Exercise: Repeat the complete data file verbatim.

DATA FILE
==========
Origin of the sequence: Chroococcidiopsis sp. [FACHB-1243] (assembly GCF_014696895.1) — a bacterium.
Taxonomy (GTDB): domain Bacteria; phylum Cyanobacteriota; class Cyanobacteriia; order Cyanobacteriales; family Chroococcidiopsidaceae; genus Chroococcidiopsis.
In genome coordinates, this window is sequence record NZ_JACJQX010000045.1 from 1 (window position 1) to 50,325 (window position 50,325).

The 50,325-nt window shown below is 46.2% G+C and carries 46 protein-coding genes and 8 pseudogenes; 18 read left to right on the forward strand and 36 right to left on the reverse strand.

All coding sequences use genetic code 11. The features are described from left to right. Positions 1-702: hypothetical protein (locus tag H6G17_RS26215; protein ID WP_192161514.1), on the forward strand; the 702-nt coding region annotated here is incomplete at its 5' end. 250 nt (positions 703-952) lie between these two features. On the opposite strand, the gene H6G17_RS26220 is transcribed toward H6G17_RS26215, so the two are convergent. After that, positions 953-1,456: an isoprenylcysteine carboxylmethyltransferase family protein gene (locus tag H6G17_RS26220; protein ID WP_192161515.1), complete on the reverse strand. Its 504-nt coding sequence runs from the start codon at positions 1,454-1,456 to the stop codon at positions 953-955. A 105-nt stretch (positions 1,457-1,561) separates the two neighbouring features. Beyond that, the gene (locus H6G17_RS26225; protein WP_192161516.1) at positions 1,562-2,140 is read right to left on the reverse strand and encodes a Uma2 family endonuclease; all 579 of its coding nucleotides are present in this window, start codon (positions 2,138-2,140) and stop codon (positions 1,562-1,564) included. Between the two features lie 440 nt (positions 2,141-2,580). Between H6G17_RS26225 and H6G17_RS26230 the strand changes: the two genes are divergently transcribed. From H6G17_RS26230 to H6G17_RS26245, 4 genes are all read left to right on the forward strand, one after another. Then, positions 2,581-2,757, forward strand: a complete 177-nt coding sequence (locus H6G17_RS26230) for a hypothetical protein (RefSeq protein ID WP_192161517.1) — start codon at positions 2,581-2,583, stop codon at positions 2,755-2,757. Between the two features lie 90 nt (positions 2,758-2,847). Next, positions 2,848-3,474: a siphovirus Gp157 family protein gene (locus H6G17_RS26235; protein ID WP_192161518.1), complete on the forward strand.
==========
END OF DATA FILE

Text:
Origin of the sequence: Chroococcidiopsis sp. [FACHB-1243] (assembly GCF_014696895.1) — a bacterium.
Taxonomy (GTDB): domain Bacteria; phylum Cyanobacteriota; class Cyanobacteriia; order Cyanobacteriales; family Chroococcidiopsidaceae; genus Chroococcidiopsis.
In genome coordinates, this window is sequence record NZ_JACJQX010000045.1 from 1 (window position 1) to 50,325 (window position 50,325).

The 50,325-nt window shown below is 46.2% G+C and carries 46 protein-coding genes and 8 pseudogenes; 18 read left to right on the forward strand and 36 right to left on the reverse strand.

All coding sequences use genetic code 11. The features are described from left to right. Positions 1-702: hypothetical protein (locus tag H6G17_RS26215; protein ID WP_192161514.1), on the forward strand; the 702-nt coding region annotated here is incomplete at its 5' end. 250 nt (positions 703-952) lie between these two features. On the opposite strand, the gene H6G17_RS26220 is transcribed toward H6G17_RS26215, so the two are convergent. After that, positions 953-1,456: an isoprenylcysteine carboxylmethyltransferase family protein gene (locus tag H6G17_RS26220; protein ID WP_192161515.1), complete on the reverse strand. Its 504-nt coding sequence runs from the start codon at positions 1,454-1,456 to the stop codon at positions 953-955. A 105-nt stretch (positions 1,457-1,561) separates the two neighbouring features. Beyond that, the gene (locus H6G17_RS26225; protein WP_192161516.1) at positions 1,562-2,140 is read right to left on the reverse strand and encodes a Uma2 family endonuclease; all 579 of its coding nucleotides are present in this window, start codon (positions 2,138-2,140) and stop codon (positions 1,562-1,564) included. Between the two features lie 440 nt (positions 2,141-2,580). Between H6G17_RS26225 and H6G17_RS26230 the strand changes: the two genes are divergently transcribed. From H6G17_RS26230 to H6G17_RS26245, 4 genes are all read left to right on the forward strand, one after another. Then, positions 2,581-2,757, forward strand: a complete 177-nt coding sequence (locus H6G17_RS26230) for a hypothetical protein (RefSeq protein ID WP_192161517.1) — start codon at positions 2,581-2,583, stop codon at positions 2,755-2,757. Between the two features lie 90 nt (positions 2,758-2,847). Next, positions 2,848-3,474: a siphovirus Gp157 family protein gene (locus H6G17_RS26235; protein ID WP_192161518.1), complete on the forward strand.